Weekly Recap: What You Might Have Missed

Mary Gay Scanlon
4 min readJan 19, 2021


As I write this, I’m preparing to return to Washington DC for the inauguration of President Joe Biden and Vice President Kamala Harris, to bear witness to our democratic republic’s centuries-old tradition of the peaceful transition of power.

Make no mistake that despite the violent attack on the Capitol, invited by a self-interested outgoing president, and his complicit political allies, the actual transfer of power will be based upon the radically peaceful act of millions of Americans voting to end the chaos and division of the past four years, and choosing a more hopeful future.

January 6th was one of the darkest days in our nation’s history, the realization of our founders’ darkest fears, in which a sitting president invited a violent attack against our own government. There must be accountability for those who participated in any way in the attempt to block or overthrow the counting of the electoral college votes by force. While we hear the impeached president’s supporters trying to deflect attention from his misconduct, and in many cases their own, with calls for unity, we must reject their suggestion that unity requires giving a free pass to those who have caused so much division and spread so many lies about our electoral system, that Americans were persuaded to launch a violent attack against their countrymen and women.

President Trump’s role in inciting the attack on the electoral college vote count, and his failure for hours to call off his supporters or defend the Capitol and the Americans inside, even as five died, made clear that he continues to present a clear and present danger to our country.

What we need to do now is use the tools of government, including impeachment, to unify behind holding accountable both the outgoing President and those who participated in the attack that has caused the deaths of at least six, and injury to scores more.

Here are some of the ways we fought for accountability last week:

Fought against baseless challenges to our democratic elections on the House floor

The violent attack on the Capital was only part of the outgoing President‘s effort to overturn the election. The invasion occurred in the midst of the ceremony to certify the electoral college votes, during which Trump’s allies made meritless objections to the electoral votes cast by Pennsylvania and other states. Once the Capitol was cleared of rioters, my colleagues and I returned to the House Chamber after midnight to defend Pennsylvania’s votes.

Listen here: https://twitter.com/repmgs/status/1347081073252065280?s=21

Led the debate on the House floor calling on Vice President Mike Pence to convene and mobilize the principal officers to activate section 4 of the 25th Amendment

If a President can refuse to acknowledge the will of American voters, then incite a coup to stay in power without punishment, then our democracy is lost. That’s why I called for the 25th Amendment to be invoked.

Listen here: https://twitter.com/repmgs/status/1349148815882915843?s=21

Rachel Maddow MSNBC: https://twitter.com/maddowblog/status/1349196185727332355?s=21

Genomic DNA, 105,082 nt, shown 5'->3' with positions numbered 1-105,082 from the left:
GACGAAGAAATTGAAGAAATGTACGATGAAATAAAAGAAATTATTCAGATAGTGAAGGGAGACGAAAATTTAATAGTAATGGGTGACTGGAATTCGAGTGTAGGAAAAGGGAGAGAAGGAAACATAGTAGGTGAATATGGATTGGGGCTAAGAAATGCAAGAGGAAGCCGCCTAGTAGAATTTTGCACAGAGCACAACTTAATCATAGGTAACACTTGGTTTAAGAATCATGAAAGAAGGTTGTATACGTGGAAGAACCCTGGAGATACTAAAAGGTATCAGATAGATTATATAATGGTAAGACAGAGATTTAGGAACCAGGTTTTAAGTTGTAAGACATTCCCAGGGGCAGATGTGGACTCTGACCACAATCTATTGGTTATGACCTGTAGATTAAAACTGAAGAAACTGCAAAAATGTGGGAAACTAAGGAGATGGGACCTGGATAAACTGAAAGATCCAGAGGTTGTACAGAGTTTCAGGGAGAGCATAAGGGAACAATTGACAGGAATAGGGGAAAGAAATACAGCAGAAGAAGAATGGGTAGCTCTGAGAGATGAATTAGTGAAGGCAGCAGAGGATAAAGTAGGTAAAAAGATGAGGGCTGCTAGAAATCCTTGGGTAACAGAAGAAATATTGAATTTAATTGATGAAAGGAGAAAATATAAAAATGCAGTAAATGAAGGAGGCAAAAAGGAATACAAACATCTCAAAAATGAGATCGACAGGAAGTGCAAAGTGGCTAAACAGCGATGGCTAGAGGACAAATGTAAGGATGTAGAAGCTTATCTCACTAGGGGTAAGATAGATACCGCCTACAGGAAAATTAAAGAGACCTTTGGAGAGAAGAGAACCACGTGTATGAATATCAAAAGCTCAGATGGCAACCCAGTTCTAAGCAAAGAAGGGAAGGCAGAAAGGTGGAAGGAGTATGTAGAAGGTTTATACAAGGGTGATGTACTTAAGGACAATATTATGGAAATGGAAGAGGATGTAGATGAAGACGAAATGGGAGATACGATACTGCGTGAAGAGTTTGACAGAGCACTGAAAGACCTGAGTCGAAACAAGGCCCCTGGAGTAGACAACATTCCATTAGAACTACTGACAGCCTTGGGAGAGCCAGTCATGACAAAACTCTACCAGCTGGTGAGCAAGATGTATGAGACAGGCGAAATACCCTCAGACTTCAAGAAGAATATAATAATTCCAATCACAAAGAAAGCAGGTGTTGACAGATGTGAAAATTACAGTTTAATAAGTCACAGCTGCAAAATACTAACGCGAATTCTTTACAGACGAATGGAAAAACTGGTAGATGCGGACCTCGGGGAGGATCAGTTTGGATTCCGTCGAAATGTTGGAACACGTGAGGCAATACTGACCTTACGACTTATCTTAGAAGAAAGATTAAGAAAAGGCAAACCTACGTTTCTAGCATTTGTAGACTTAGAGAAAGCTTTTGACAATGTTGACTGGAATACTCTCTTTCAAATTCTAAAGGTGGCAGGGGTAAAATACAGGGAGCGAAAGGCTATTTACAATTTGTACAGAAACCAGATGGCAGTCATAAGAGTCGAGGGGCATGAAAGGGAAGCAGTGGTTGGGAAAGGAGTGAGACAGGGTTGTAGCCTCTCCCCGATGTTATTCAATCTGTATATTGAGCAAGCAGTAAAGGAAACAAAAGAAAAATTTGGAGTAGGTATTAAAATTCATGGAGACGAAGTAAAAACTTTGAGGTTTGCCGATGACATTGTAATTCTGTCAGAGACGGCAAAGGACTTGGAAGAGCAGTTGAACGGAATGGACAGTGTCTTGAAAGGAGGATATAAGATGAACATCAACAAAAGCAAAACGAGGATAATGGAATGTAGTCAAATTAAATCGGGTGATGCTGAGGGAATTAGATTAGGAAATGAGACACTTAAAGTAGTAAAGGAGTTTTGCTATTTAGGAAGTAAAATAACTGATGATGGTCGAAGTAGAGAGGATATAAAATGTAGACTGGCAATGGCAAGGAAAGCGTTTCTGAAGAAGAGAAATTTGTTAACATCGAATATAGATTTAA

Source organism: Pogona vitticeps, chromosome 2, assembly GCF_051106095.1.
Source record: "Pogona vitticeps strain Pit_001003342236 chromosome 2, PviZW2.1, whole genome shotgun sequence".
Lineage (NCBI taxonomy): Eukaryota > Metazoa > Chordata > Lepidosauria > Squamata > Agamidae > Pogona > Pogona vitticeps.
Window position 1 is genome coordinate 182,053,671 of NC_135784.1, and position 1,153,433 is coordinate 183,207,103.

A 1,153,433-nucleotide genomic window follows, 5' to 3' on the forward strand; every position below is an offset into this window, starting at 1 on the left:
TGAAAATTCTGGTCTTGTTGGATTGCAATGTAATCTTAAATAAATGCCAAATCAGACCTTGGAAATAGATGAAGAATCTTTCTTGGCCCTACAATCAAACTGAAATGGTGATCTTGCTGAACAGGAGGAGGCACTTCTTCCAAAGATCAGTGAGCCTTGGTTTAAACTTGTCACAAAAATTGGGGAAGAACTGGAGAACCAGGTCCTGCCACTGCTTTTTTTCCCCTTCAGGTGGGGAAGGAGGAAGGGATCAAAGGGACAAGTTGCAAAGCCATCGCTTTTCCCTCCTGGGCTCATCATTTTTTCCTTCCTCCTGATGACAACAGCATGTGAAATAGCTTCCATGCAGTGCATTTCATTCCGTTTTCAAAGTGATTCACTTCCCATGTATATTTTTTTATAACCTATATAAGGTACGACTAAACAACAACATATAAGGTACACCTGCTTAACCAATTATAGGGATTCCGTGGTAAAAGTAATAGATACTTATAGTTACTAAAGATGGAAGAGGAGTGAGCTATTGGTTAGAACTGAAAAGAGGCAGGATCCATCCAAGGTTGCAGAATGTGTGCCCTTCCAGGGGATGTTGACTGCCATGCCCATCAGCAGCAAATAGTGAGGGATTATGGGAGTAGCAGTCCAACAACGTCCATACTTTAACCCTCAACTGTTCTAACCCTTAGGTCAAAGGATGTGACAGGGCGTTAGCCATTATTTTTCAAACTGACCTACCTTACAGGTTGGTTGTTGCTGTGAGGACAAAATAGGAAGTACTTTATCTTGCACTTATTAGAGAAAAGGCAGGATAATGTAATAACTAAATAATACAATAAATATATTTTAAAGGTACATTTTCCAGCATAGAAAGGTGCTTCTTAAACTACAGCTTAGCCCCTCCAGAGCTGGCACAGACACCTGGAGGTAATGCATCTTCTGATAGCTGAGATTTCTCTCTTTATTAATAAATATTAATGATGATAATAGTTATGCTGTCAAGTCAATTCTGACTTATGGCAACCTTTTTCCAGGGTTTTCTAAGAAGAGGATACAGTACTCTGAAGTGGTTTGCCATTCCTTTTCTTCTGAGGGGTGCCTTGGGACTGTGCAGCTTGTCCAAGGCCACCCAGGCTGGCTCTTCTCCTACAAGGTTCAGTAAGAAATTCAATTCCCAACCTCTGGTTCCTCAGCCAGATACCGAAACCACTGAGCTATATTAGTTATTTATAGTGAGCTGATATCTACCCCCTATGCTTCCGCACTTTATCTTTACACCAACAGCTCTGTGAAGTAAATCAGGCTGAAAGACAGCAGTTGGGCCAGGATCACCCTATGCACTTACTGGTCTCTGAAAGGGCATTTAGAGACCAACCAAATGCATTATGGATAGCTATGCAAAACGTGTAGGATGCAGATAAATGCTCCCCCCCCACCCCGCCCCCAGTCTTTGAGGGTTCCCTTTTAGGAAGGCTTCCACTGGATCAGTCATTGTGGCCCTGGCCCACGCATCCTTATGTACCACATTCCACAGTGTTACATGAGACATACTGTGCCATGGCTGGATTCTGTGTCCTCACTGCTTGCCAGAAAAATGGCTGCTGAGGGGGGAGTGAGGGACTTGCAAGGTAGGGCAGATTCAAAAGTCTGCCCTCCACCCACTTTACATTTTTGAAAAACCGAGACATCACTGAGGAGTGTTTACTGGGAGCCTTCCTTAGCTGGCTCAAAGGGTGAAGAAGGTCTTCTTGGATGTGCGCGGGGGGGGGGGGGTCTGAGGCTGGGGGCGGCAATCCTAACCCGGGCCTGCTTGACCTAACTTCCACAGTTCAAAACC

Washington Post: https://www.washingtonpost.com/video/politics/lawmakers-speak-on-house-floor-for-vote-on-use-of-25th-amendment/2021/01/12/d0beb997-214c-4ead-b461-4263912cc3ef_video.html

Called for impeachment on the House floor

It does not matter if a president incites a riot against Congress on their first day or their last. These calls for unity mean nothing without accountability.

This president is a clear and present danger to our country. He must be impeached and removed from office.

Listen here: https://twitter.com/repmgs/status/1349449408618835968?s=21

Voted to impeach Donald John Trump, President of the United States, for high crimes and misdemeanors, again.

Our Constitution, the future of our republic, and the American people cannot wait. I urge a swift conviction from our colleagues in the Senate. Having a President who has incited and invited a riot is a national security threat every hour that he’s in office.

Appeared on MSNBC to discuss the attack on the Capitol and the ongoing threat to our country

The threat that manifested in the Capitol on January 6, 2021 is ongoing. The emergency is still with us. Reports suggest that the President’s supporters are threatening additional violence in Washington, D.C., and in state capitals across the nation. We will not stop investigating the harrowing events that took place on January 6th until those responsible are held accountable.

Watch my interview here: https://m.youtube.com/watch?v=w48Cgz_D_Pw

Honored the life & legacy of Dr. King through service

Dr. Martin Luther King Jr. Day is a fervent reminder that we must honor his legacy through persistent action to build a more equitable, inclusive, and just world for this generation and the next. The Philadelphia region is home to the largest organized day of service in his honor. I was proud to support so many service projects organized in our community to bring attention to our continued need for action on environmental justice, hunger, and the fight for economic security!

I continue to meet with our local public health and community leaders each week as we work together to map our path out of this pandemic and towards recovery. Thank you for everything you’re doing to keep your friends, family, and neighbors safe. Keep social distancing. Keep wearing your mask, And wash your hands frequently. We know that these are challenging times, but we can support each other to come through stronger.

Our office is here to help as we navigate this crisis together. You can reach us by phone at 610- 626–2020 or by sending me a message through our website at scanlon.house.gov/contact.



Mary Gay Scanlon

Mary Gay Scanlon currently serves a member of the U.S. House of Representatives for Pennsylvania’s 5th Congressional District.